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For those of you who love prediction markets (a variety of which we’ve written about in the past), there’s a new site that looks to be as vast, inclusive, and user-friendly as anything I’ve seen: Predictify. You can wager on standing bets (who will be the Yankees’ next manager, e.g.) or “tap collective wisdom” (I […] Read More »
We’ve blogged quite a bit about prediction markets. Now, some very prominent economists (including four Nobel prize winners) have come together to release a joint statement asking the U.S. government to make it easier for researchers to create them. While the statement argues the merits of prediction markets extremely cogently, and while I’m completely in […] Read More »
Last weekend, I went to New York Comic Con with my 14-year-old nephew. As someone who’s never been heavily into superheroes, manga, anime, or gaming, I found it utterly fascinating. Gary Coleman was there, signing autographs (huh?), and I ran into a guy I knew from grad school, Roland Kelts, who has just published a […] Read More »
Who doesn’t love a good prediction market? The Economist does and so does Wired — and we certainly do too, as evidenced here and here. Here is a new blog about prediction markets and here is the famous Iowa Electronic Market, which will be a very busy place as the upcoming elections unfold. And who […] Read More »
My friends over at Tradesports are catching some heat. Tradesports is an online prediction market that allows you to make bets on all sorts of unusual outcomes. A controversy is brewing, though, over the outcome of a contract on whether North Korea would have a missile launch before July 31. Reading the newspapers, you might […] Read More »
Flip Pidot, co-founder and CEO of the American Civics Exchange, writes to let us know that the exchange has recently added cash prizes to their political prediction markets and is currently running two parallel government shutdown prediction markets, allowing for an interesting experiment:
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At American Civics Exchange, we’ve just begun to implement cash prizes in our political prediction market (a sort of interim maneuver on our way to regulated exchange-traded futures).
For the government shutdown, we’re running two parallel markets – one in which traders buy and sell different shutdown end dates (with play money), yielding an implied odds curve and consensus prediction (below), and another in which traders simply log their best guess as to exact date and time of resolution (with no visibility into others’ guesses), with the closest prediction winning the real-money pot.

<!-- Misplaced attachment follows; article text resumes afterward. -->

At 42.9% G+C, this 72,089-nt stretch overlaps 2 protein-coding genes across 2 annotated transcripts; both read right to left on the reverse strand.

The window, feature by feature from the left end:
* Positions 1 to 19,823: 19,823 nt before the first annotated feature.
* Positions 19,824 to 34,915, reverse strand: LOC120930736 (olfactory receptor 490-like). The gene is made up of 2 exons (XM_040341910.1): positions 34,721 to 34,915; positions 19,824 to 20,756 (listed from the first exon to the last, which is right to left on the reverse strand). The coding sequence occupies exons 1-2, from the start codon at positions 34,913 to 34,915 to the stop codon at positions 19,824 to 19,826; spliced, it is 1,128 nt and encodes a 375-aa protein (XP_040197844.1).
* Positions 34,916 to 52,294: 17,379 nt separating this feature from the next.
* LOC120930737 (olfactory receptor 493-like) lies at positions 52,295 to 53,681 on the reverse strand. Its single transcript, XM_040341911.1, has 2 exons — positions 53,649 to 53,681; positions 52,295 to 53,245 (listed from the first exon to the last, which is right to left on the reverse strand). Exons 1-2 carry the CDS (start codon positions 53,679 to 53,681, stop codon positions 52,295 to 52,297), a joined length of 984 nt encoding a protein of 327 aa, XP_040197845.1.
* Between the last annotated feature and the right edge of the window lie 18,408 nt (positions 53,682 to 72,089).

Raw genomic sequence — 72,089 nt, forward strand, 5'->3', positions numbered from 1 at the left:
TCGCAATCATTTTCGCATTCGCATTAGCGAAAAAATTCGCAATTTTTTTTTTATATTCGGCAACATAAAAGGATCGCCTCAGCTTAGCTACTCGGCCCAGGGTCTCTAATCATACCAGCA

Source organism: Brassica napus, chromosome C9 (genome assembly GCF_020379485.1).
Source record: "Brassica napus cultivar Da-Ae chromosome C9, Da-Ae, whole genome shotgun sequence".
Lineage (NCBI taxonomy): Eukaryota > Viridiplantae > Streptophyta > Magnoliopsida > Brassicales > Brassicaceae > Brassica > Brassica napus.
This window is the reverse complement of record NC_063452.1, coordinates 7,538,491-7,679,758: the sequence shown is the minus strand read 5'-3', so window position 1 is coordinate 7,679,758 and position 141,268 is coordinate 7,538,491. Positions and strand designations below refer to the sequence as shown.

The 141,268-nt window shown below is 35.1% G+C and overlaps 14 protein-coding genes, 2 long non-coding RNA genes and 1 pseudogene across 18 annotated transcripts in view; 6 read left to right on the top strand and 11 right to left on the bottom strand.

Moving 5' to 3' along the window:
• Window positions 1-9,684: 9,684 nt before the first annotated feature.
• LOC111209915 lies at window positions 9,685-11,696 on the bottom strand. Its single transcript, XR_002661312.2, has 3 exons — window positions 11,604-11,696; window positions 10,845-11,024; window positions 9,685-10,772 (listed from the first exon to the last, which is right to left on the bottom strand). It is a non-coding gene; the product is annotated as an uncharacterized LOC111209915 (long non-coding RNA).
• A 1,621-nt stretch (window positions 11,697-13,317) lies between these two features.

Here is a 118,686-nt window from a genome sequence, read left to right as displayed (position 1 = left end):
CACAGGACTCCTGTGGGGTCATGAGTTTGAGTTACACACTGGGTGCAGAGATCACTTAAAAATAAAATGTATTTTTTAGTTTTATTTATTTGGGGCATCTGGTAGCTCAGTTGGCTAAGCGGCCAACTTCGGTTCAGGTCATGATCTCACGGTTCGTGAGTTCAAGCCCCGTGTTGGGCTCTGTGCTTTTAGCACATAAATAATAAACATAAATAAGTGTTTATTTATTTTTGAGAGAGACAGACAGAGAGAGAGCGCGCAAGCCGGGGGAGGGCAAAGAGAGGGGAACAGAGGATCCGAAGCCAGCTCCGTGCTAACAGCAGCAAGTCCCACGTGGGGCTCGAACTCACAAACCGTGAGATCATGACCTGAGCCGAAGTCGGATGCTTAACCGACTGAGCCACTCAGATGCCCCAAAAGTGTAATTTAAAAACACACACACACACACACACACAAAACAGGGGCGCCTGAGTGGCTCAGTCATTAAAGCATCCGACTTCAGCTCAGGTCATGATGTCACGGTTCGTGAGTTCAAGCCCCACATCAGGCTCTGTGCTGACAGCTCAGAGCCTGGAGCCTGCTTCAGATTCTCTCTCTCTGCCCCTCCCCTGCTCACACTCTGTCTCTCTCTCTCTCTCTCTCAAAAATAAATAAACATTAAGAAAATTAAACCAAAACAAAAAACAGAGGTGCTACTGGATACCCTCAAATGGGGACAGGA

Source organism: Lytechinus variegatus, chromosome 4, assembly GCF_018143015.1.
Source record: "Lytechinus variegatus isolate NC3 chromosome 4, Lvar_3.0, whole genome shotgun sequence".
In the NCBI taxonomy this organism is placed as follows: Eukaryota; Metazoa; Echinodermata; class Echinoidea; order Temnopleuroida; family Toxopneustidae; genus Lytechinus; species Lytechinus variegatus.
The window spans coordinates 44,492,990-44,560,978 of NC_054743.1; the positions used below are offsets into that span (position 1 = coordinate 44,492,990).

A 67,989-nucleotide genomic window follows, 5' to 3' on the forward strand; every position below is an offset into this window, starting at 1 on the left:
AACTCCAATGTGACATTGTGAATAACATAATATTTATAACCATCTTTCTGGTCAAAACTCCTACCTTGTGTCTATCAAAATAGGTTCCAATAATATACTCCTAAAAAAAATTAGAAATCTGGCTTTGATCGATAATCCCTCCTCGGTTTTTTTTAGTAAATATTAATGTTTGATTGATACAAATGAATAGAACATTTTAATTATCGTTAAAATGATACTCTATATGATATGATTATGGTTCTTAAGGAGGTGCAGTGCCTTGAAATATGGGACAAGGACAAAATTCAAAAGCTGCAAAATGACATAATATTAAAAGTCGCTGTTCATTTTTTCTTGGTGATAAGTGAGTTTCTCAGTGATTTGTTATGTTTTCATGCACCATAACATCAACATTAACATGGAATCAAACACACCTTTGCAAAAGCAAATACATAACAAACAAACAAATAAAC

Members of the public are being encouraged to take on the Bank of England by betting on the U.K.’s future inflation and unemployment rates.
Free-market think tank the Adam Smith Institute on Wednesday launched two betting markets in an attempt to use the “wisdom of crowds” to beat the Bank of England’s official forecasters. Punters can place bets on what the rate of both U.K. inflation and unemployment will be on June 1, 2015.
Sam Bowman, the research director of the Adam Smith Institute, believes the new markets will “out-predict” official Bank of England predictions. ”If these markets catch on, the government should consider outsourcing all of its forecasts to prediction markets instead of expert forecasters,” he said.
FiveThirtyEighter Nate Silver Answers Your Questions About Politics, Baseball, and The Signal and the Noise
We recently solicited your questions for Nate Silver regarding his new book The Signal and the Noise: Why So Many Predictions Fail — But Some Don’t. Not too surprisingly, a lot of the questions were about politics and baseball. Below are Nate’s answers to some of them. Thanks to him for playing along and to all of you (as always) for sending in the excellent questions.
Q. Under what circumstances will a voter actually change his/her mind about whom to vote for? I understand that this rarely happens (this study for example), and that most of the action involves undecided voters deciding whom to vote for.
Also, if political scientist are right that voters rarely change their minds, how can a large swing in the polls ever occur? A classic example that your briefly mention in your book is that of Michael Dukakis, who was ahead of GHW Bush by 10% at one point in 1988. -Alan T
A. We see more big shifts in the primaries, when voters don’t have that much information about the candidates. Dukakis was a relative unknown at the start of the 1988 race, before the two parties could advance their own narratives. You rarely see big swings in voter conversion in late stage presidential races, though. If I knew how to cause such a swing, I’d be drawing a big salary from one of the campaigns right now. Read More »